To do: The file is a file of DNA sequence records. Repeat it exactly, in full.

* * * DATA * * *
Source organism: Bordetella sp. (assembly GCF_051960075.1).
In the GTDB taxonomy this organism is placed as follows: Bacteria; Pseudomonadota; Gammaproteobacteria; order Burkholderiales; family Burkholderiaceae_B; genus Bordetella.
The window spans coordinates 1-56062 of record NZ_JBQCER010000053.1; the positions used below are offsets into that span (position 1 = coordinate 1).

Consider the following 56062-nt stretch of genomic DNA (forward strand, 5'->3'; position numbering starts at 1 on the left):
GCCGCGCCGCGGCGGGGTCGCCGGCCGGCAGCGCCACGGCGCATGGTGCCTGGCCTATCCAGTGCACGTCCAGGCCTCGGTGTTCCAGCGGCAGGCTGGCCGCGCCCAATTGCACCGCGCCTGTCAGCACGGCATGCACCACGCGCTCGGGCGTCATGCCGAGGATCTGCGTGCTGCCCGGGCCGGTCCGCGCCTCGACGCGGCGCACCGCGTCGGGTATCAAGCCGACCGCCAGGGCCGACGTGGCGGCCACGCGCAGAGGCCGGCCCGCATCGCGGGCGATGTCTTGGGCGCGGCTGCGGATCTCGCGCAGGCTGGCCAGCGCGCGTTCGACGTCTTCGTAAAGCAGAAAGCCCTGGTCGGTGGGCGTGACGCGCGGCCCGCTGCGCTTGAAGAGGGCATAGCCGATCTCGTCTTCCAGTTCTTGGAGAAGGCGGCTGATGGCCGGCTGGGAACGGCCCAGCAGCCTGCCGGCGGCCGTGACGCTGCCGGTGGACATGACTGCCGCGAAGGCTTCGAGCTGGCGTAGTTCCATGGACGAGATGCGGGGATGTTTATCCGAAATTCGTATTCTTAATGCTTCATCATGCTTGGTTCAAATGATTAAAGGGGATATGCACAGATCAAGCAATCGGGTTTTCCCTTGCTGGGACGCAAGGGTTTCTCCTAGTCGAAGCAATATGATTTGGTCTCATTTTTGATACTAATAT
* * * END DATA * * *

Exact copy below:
Source organism: Bordetella sp. (assembly GCF_051960075.1).
In the GTDB taxonomy this organism is placed as follows: Bacteria; Pseudomonadota; Gammaproteobacteria; order Burkholderiales; family Burkholderiaceae_B; genus Bordetella.
The window spans coordinates 1-56062 of record NZ_JBQCER010000053.1; the positions used below are offsets into that span (position 1 = coordinate 1).

Consider the following 56062-nt stretch of genomic DNA (forward strand, 5'->3'; position numbering starts at 1 on the left):
GCCGCGCCGCGGCGGGGTCGCCGGCCGGCAGCGCCACGGCGCATGGTGCCTGGCCTATCCAGTGCACGTCCAGGCCTCGGTGTTCCAGCGGCAGGCTGGCCGCGCCCAATTGCACCGCGCCTGTCAGCACGGCATGCACCACGCGCTCGGGCGTCATGCCGAGGATCTGCGTGCTGCCCGGGCCGGTCCGCGCCTCGACGCGGCGCACCGCGTCGGGTATCAAGCCGACCGCCAGGGCCGACGTGGCGGCCACGCGCAGAGGCCGGCCCGCATCGCGGGCGATGTCTTGGGCGCGGCTGCGGATCTCGCGCAGGCTGGCCAGCGCGCGTTCGACGTCTTCGTAAAGCAGAAAGCCCTGGTCGGTGGGCGTGACGCGCGGCCCGCTGCGCTTGAAGAGGGCATAGCCGATCTCGTCTTCCAGTTCTTGGAGAAGGCGGCTGATGGCCGGCTGGGAACGGCCCAGCAGCCTGCCGGCGGCCGTGACGCTGCCGGTGGACATGACTGCCGCGAAGGCTTCGAGCTGGCGTAGTTCCATGGACGAGATGCGGGGATGTTTATCCGAAATTCGTATTCTTAATGCTTCATCATGCTTGGTTCAAATGATTAAAGGGGATATGCACAGATCAAGCAATCGGGTTTTCCCTTGCTGGGACGCAAGGGTTTCTCCTAGTCGAAGCAATATGATTTGGTCTCATTTTTGATACTAATAT